We who were present at the COP discussed the importance of this issue with many of our colleagues from the tropical countries, and they were excited about the potential for future REDD+ deals and also the opportunities presented by the new Green Climate Fund, with $10 billion already committed by donors and a possible target of $100 billion.

That said, I don’t think the importance of tropical forests in tackling climate change received the full attention that it deserves in Paris. Most of us have been using the rough estimate that tropical forests could represent as much as 30% of the possible solution to the climate challenge, but very few noticed the paper, published by Richard Houghton of the Woods Hole Research Center and Brett Byers of the Million Acre Pledge in the journal Nature Climate Change, which appeared just as the COP began. In this ground-breaking paper, which still has received little attention, they point out that tropical forests could represent as much as 50% of the solution to climate change. Among other things, they take into consideration both prevention of further emissions from burning of tropical forests (currently estimated to account for as much as 11-12 percent of all greenhouse gases, and which places Indonesia and Brazil in third and fourth place as emitters of these gases) and also the potential for these forests to extract carbon dioxide from the atmosphere.

Photo by Russell A. Mittermeier
Photo by Russell A. Mittermeier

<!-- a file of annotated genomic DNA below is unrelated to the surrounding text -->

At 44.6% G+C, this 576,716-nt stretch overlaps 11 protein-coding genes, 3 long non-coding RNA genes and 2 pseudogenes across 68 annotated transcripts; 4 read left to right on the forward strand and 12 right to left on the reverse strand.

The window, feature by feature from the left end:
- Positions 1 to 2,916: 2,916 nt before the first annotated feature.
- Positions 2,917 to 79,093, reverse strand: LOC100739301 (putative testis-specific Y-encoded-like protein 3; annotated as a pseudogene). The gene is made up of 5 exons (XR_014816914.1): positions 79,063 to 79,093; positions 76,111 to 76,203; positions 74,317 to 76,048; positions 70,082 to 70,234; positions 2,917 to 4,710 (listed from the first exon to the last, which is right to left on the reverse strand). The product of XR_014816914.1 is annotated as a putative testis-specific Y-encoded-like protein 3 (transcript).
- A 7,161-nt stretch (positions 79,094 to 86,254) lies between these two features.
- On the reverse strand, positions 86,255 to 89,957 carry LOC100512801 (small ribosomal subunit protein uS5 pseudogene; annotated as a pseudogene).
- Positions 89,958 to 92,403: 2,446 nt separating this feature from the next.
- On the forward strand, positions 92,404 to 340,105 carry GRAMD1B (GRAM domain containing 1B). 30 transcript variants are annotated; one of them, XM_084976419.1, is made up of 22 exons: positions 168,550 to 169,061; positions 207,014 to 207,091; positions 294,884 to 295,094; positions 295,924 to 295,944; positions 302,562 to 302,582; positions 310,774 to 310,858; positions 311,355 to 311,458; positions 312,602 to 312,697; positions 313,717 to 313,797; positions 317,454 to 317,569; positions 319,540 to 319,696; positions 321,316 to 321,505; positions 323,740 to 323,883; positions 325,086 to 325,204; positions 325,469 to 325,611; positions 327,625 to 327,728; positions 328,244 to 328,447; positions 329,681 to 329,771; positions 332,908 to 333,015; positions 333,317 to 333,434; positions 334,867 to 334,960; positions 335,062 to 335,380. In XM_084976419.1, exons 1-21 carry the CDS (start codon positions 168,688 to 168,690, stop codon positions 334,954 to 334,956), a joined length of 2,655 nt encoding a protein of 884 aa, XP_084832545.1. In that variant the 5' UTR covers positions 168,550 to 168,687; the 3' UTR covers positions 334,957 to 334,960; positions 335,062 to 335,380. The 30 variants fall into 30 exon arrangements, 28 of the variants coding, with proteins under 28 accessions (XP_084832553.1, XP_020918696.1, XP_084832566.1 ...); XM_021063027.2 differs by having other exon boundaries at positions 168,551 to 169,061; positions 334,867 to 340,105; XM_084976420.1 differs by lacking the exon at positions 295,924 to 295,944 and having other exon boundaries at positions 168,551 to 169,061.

Of equal interest is the fact that it isn’t as simple as just protecting and restoring these forests. It is also essential to maintain their full faunal composition if we are to ensure their long term survival and maximize their full capacity to combat climate change. Another recent paper on Amazonian forests indicated that just 1 percent of Amazonian forest trees, some 20 species, are responsible for 50 percent of the carbon storage value of these forests. Truly amazing! These tend to be the largest, tallest, slow-growing hardwood species. What is more, these are also the species that are dispersed by large forest frugivores (fruit-eaters) such as large monkeys (e.g., spider monkeys, woolly monkeys), large forest floor and canopy birds (e.g., toucans, curassows, guans, and several others), and even forest floor tortoises. These animals ingest the large seed of these hardwood trees whole, then disperse the seeds widely throughout the forest. In fact, some seeds won’t even germinate unless they have passed through the digestive tracts of these frugivores. Sadly, these are also the species most sought after by hunters and the first to disappear in the face of any kind of human exploitation. And in fact many of these tropical forests, even those that look healthy from an aerial view, are already suffering from the “empty forest syndrome”, meaning that most animals larger than a rat have already been hunted out. Perhaps the best example is the spider monkey genus Ateles, of which there are four species in Amazonia proper. These large monkeys, which can weigh up to 9 kilograms, feed mainly on ripe fruits and are major dispersers. But they are heavily hunted in most areas and are often absent even in areas of otherwise intact primary forest.